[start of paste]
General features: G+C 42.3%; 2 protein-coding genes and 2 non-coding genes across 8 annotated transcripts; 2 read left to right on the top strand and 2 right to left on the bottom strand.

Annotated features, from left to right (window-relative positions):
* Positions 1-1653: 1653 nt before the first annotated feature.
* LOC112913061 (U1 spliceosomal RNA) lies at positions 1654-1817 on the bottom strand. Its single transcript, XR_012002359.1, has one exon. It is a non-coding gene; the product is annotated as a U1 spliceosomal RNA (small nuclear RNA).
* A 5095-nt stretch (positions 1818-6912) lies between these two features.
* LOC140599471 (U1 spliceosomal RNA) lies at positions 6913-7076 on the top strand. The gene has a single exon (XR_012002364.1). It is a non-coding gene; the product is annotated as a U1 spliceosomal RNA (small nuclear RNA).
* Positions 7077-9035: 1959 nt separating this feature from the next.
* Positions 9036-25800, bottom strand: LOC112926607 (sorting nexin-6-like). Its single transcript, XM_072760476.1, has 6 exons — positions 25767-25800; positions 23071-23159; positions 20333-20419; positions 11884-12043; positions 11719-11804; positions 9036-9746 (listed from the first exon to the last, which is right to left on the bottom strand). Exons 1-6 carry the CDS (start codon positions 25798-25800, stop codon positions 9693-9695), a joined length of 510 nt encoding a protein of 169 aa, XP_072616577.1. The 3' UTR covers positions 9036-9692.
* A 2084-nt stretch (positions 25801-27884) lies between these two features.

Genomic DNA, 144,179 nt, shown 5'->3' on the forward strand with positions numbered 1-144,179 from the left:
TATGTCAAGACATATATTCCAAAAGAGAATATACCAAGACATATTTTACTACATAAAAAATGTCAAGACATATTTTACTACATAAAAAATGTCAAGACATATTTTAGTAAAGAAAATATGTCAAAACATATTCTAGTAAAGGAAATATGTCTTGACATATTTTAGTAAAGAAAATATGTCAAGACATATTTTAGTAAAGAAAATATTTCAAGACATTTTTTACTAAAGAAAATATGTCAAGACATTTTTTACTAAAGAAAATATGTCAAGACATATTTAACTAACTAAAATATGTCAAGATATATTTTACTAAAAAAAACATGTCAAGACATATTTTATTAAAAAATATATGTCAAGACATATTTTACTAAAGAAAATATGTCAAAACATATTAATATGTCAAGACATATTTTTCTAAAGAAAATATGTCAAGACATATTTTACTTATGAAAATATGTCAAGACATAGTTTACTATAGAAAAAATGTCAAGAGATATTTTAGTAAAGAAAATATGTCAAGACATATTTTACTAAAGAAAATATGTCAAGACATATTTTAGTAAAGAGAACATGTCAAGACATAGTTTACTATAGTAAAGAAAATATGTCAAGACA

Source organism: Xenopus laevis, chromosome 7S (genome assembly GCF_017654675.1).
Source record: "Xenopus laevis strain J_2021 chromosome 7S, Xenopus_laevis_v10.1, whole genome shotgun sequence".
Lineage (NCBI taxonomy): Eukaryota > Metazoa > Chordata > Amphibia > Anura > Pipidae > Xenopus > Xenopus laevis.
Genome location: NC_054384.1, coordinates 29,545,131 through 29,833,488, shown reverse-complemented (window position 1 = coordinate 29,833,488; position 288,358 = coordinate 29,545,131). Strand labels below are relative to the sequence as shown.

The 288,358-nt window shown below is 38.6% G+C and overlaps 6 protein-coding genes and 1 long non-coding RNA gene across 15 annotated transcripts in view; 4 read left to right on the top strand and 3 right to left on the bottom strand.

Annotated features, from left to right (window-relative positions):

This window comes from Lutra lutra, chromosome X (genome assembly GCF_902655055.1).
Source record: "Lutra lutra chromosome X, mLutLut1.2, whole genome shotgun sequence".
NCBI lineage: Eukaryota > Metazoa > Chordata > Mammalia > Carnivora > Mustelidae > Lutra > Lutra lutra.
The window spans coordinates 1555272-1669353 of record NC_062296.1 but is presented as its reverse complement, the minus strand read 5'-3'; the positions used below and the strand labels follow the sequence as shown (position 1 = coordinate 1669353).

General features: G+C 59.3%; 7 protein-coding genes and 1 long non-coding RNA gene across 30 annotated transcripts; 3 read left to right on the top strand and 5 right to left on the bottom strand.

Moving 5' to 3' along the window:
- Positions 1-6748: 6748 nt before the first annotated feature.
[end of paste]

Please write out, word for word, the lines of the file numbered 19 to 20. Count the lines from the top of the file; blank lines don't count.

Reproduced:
Source record: "Lutra lutra chromosome X, mLutLut1.2, whole genome shotgun sequence".
NCBI lineage: Eukaryota > Metazoa > Chordata > Mammalia > Carnivora > Mustelidae > Lutra > Lutra lutra.